Here we are, day nineteen, and today must be a “think about your parents” day, because it began this morning right after morning prayer when I spent time trying to visualize my mother and wept. And now, when I’m just thinking about the last time I weighed in at my current weight class, I’m remembering meaningfully my father.
The Mosquitos are pretty bad today, singing around my ears and biting in my blind spots. No-see-ums. It’s because of the rain, the rain that drummed and tapped against the sides of my tent during a fairly long night.
Speaking of food… Last night I obsessively wrote out ideas for a business involving food, plans, recipes, logos. It didn’t occur to me until this morning that maybe – just maybe – I was in the thrall of hunger.
And we’re still talking around the subject of food when I change the topic back to my father, how wasted and small he’d become, ravaged by cancer. Between the morphine and the throbbing pain, he couldn’t keep anything but the smallest portions down. Pancreatic cancer, he told me outside a grocers, is a death by starvation. Last I saw him, it was the first time I’d ever seen him smaller than me. My step-mother had bought some size 28′s for him a month before, but his pants hung draped by his belt with the front folded over by the time I saw him. She said, “Don’t tell him, but I saved the receipts.” He died three weeks later.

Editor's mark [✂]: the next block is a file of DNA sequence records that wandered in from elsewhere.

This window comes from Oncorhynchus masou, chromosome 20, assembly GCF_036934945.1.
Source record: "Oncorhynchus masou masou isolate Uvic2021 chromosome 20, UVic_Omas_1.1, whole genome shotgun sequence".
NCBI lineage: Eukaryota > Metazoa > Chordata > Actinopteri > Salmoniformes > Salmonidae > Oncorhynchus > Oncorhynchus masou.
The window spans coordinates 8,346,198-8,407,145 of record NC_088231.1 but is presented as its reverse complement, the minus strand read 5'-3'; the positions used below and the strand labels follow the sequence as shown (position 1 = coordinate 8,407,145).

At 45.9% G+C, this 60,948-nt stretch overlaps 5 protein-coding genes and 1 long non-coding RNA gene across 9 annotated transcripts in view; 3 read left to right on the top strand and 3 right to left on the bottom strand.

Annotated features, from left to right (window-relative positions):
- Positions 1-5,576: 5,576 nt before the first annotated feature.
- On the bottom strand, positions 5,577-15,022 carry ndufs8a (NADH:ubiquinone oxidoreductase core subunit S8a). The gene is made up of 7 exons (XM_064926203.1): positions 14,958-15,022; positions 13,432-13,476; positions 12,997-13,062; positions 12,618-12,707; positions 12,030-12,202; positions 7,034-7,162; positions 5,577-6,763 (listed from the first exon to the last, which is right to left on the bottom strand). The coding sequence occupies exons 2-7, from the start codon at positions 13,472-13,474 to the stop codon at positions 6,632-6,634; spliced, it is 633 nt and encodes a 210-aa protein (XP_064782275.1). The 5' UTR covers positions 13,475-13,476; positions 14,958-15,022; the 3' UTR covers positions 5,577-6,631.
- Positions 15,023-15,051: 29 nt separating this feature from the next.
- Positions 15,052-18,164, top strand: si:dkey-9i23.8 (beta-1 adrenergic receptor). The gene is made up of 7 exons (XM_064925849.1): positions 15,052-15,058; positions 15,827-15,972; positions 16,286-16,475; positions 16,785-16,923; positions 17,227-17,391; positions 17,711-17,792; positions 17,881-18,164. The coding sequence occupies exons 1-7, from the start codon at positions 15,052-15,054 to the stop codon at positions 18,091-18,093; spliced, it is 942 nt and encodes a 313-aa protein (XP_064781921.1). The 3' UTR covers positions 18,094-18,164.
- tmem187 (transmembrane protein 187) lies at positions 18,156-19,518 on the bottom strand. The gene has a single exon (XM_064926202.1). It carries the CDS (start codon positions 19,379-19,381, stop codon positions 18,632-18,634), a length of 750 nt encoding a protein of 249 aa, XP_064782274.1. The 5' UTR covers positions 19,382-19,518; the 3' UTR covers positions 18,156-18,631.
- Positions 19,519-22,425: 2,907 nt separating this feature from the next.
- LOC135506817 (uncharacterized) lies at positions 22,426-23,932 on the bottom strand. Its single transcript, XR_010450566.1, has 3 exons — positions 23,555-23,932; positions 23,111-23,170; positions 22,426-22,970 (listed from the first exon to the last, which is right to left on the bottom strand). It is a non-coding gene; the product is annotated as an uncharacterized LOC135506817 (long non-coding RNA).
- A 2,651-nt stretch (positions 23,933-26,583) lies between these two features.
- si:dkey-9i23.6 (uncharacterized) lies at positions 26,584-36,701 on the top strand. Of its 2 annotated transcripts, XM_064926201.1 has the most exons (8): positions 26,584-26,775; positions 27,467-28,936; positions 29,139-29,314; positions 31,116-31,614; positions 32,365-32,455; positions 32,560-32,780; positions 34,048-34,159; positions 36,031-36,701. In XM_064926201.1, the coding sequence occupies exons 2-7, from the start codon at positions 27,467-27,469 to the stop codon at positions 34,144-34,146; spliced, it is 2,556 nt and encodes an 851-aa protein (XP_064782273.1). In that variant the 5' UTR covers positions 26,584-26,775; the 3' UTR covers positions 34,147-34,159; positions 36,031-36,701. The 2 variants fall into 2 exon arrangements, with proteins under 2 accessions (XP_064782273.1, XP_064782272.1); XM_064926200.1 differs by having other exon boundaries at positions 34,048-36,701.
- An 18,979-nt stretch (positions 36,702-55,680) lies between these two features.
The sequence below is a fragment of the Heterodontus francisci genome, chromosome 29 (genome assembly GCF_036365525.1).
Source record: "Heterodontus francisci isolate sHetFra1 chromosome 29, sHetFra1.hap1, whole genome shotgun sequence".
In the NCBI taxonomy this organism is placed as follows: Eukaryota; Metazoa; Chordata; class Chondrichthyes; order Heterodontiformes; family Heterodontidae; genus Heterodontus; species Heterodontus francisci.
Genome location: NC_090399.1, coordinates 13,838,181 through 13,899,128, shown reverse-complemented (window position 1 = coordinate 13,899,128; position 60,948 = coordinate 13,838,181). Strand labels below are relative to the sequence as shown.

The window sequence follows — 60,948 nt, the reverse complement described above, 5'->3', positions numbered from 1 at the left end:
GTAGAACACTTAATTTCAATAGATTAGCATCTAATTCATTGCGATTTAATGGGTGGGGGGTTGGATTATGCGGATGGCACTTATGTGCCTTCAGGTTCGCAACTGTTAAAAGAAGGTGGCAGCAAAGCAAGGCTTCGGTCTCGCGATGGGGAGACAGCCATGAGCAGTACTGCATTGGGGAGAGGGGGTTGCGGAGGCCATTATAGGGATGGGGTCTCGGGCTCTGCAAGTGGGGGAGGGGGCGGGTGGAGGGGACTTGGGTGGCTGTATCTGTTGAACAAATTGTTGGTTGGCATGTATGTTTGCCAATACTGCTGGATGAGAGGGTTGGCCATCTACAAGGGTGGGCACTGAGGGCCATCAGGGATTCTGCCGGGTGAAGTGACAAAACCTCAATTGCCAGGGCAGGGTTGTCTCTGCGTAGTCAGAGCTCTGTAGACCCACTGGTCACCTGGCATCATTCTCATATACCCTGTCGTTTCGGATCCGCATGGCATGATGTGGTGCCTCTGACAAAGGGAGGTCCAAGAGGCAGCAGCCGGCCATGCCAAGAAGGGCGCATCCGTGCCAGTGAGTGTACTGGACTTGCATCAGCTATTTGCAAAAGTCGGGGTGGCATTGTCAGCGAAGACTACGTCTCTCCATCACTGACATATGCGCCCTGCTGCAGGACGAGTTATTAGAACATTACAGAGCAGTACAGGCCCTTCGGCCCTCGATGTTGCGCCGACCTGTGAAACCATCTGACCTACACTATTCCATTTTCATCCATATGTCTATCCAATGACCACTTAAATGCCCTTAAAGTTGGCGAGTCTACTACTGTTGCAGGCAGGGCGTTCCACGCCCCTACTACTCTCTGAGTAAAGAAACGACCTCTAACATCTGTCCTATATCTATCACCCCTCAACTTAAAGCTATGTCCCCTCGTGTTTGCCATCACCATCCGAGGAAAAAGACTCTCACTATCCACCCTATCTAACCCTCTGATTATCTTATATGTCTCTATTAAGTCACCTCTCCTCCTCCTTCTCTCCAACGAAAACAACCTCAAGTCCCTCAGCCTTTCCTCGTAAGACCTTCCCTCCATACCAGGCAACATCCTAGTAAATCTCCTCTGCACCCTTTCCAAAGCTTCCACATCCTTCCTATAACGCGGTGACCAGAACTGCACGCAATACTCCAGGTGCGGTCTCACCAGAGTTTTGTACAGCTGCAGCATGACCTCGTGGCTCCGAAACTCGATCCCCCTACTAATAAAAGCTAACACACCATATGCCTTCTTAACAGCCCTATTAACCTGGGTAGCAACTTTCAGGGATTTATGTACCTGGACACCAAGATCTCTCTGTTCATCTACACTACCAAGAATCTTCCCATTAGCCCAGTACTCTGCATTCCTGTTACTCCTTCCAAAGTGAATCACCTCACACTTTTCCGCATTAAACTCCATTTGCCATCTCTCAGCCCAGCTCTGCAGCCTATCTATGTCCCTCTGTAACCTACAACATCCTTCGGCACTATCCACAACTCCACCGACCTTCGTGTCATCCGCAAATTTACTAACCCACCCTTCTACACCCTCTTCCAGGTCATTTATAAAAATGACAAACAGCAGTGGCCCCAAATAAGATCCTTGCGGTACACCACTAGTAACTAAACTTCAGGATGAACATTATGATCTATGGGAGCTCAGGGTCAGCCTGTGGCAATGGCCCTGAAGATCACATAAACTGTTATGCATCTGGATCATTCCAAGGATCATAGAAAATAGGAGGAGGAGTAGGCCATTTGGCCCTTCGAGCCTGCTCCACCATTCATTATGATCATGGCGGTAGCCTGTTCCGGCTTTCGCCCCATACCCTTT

Mother was a bird, thin and bony, uncomfortable to lean against, difficult to cuddle, practically a science experiment. She ate sparingly, a meal a day, sometimes less. At 5’2″ she rarely weighed more than a 100 pounds, but she loved cooking and her children ate well – well enough that all three of us are food snobs and some of us… To be fair… We eat too much for our metabolisms. On the other hand… Happy people without vanity are such a pleasure (always willing to stick their tongue out at a person, make a funny face) especially when you’re related.
Which brings us to happy: today, I danced atop a prominence above a rocky shore, spinning and rolling with the wind and the waves, grass underfoot, blue sky above. I’d almost forgotten how I used to love to move, how the joy would rise up as my chest would heave and the dance would take me for a ride. I’m thinking of movement as a creative sacrament today, a religious duty like sharing the sorrows of a friend or sympathizing with their joys. If you can move, I’m sure God finds the creativity and expression of your body’s movement as appealing as we find the fragrance of flowers. I’ll definitely be dancing again.
One hundred and thirty pounds in stockinged feet. I was nineteen years old and my step-mother would tell me again and again that I was too thin, that the veins in my arms shouldn’t be so visible, that I looked emaciated . My father told her, “Feed that boy.” So she made steak and potatoes, encouraged me to eat ice cream, filled the house with snacks and sodas, and always cooked enough for leftovers. Here I am, again, but this time absent an ice chest with Eskimo bars in the door, no larder with bended shelf, and I’m going back the other way, thinning down where both she and my father would have me fattening up.
I hope to see her at the Thanksgiving holiday. What’s perverse delight that would be.
Today is the nineteenth day of my fast. I pray it gets easier.
I know it won’t.
The tears have just begun.